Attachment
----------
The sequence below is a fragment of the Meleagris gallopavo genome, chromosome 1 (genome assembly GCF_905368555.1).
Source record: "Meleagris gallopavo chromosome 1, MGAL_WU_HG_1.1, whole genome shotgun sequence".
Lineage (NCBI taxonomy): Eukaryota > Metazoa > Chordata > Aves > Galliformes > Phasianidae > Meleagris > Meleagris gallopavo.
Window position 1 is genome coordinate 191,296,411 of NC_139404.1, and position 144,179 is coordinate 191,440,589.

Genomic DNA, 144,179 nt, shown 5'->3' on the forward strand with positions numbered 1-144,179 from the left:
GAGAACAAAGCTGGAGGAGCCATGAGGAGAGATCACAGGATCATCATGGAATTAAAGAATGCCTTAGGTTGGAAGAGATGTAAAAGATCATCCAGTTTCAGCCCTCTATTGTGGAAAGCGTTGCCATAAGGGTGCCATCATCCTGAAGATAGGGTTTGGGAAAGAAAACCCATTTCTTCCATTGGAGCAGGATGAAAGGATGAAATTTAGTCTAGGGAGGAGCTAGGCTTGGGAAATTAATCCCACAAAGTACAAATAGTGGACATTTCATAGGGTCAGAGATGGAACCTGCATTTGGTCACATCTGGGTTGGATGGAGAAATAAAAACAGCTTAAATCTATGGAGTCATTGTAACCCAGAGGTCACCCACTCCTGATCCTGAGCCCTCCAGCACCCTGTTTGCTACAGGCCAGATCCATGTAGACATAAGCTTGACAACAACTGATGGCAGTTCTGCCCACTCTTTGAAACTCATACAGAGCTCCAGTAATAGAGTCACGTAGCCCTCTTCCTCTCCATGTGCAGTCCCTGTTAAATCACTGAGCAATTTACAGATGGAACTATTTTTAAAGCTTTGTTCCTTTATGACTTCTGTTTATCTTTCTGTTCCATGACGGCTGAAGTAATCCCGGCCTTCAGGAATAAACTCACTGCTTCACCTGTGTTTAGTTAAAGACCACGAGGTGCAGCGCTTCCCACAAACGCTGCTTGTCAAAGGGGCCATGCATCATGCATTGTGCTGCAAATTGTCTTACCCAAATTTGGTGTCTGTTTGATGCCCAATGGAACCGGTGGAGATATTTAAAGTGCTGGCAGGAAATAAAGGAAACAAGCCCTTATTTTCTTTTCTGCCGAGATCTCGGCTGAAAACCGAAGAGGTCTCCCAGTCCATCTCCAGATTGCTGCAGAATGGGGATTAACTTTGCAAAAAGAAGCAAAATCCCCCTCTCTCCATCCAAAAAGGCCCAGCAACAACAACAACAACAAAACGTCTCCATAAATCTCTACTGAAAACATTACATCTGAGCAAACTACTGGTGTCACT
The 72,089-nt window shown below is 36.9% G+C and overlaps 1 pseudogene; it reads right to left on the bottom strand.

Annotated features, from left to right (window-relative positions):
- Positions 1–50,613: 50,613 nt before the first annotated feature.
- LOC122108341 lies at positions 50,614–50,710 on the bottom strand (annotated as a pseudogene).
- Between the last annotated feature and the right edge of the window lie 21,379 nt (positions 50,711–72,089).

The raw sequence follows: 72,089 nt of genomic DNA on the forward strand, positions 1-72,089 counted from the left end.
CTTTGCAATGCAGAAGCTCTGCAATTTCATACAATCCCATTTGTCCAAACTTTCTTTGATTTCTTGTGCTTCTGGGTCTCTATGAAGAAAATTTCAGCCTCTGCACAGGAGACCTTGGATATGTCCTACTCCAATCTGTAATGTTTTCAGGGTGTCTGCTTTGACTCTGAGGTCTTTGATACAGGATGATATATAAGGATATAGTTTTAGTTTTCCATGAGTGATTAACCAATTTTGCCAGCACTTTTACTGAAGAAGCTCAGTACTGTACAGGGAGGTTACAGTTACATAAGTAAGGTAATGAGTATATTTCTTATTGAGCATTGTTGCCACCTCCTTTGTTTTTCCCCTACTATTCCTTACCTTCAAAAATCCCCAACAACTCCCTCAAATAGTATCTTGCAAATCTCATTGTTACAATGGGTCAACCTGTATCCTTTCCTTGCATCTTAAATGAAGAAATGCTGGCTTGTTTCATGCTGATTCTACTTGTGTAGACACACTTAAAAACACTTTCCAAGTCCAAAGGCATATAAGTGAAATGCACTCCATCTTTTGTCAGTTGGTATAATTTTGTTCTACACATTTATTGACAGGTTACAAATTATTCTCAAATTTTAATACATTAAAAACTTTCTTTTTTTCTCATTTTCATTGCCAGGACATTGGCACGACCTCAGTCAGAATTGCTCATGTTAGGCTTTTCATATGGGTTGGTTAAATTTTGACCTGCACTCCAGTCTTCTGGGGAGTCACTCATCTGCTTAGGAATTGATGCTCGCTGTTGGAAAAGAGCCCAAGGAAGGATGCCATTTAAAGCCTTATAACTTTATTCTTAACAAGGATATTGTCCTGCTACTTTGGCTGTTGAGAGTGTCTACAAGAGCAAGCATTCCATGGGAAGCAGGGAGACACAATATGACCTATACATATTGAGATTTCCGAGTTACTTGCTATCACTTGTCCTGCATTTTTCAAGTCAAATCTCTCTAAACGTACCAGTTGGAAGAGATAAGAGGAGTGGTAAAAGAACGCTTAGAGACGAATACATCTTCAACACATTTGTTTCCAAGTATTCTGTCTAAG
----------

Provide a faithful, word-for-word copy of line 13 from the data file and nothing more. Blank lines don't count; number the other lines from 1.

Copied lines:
CTTTGCAATGCAGAAGCTCTGCAATTTCATACAATCCCATTTGTCCAAACTTTCTTTGATTTCTTGTGCTTCTGGGTCTCTATGAAGAAAATTTCAGCCTCTGCACAGGAGACCTTGGATATGTCCTACTCCAATCTGTAATGTTTTCAGGGTGTCTGCTTTGACTCTGAGGTCTTTGATACAGGATGATATATAAGGATATAGTTTTAGTTTTCCATGAGTGATTAACCAATTTTGCCAGCACTTTTACTGAAGAAGCTCAGTACTGTACAGGGAGGTTACAGTTACATAAGTAAGGTAATGAGTATATTTCTTATTGAGCATTGTTGCCACCTCCTTTGTTTTTCCCCTACTATTCCTTACCTTCAAAAATCCCCAACAACTCCCTCAAATAGTATCTTGCAAATCTCATTGTTACAATGGGTCAACCTGTATCCTTTCCTTGCATCTTAAATGAAGAAATGCTGGCTTGTTTCATGCTGATTCTACTTGTGTAGACACACTTAAAAACACTTTCCAAGTCCAAAGGCATATAAGTGAAATGCACTCCATCTTTTGTCAGTTGGTATAATTTTGTTCTACACATTTATTGACAGGTTACAAATTATTCTCAAATTTTAATACATTAAAAACTTTCTTTTTTTCTCATTTTCATTGCCAGGACATTGGCACGACCTCAGTCAGAATTGCTCATGTTAGGCTTTTCATATGGGTTGGTTAAATTTTGACCTGCACTCCAGTCTTCTGGGGAGTCACTCATCTGCTTAGGAATTGATGCTCGCTGTTGGAAAAGAGCCCAAGGAAGGATGCCATTTAAAGCCTTATAACTTTATTCTTAACAAGGATATTGTCCTGCTACTTTGGCTGTTGAGAGTGTCTACAAGAGCAAGCATTCCATGGGAAGCAGGGAGACACAATATGACCTATACATATTGAGATTTCCGAGTTACTTGCTATCACTTGTCCTGCATTTTTCAAGTCAAATCTCTCTAAACGTACCAGTTGGAAGAGATAAGAGGAGTGGTAAAAGAACGCTTAGAGACGAATACATCTTCAACACATTTGTTTCCAAGTATTCTGTCTAAG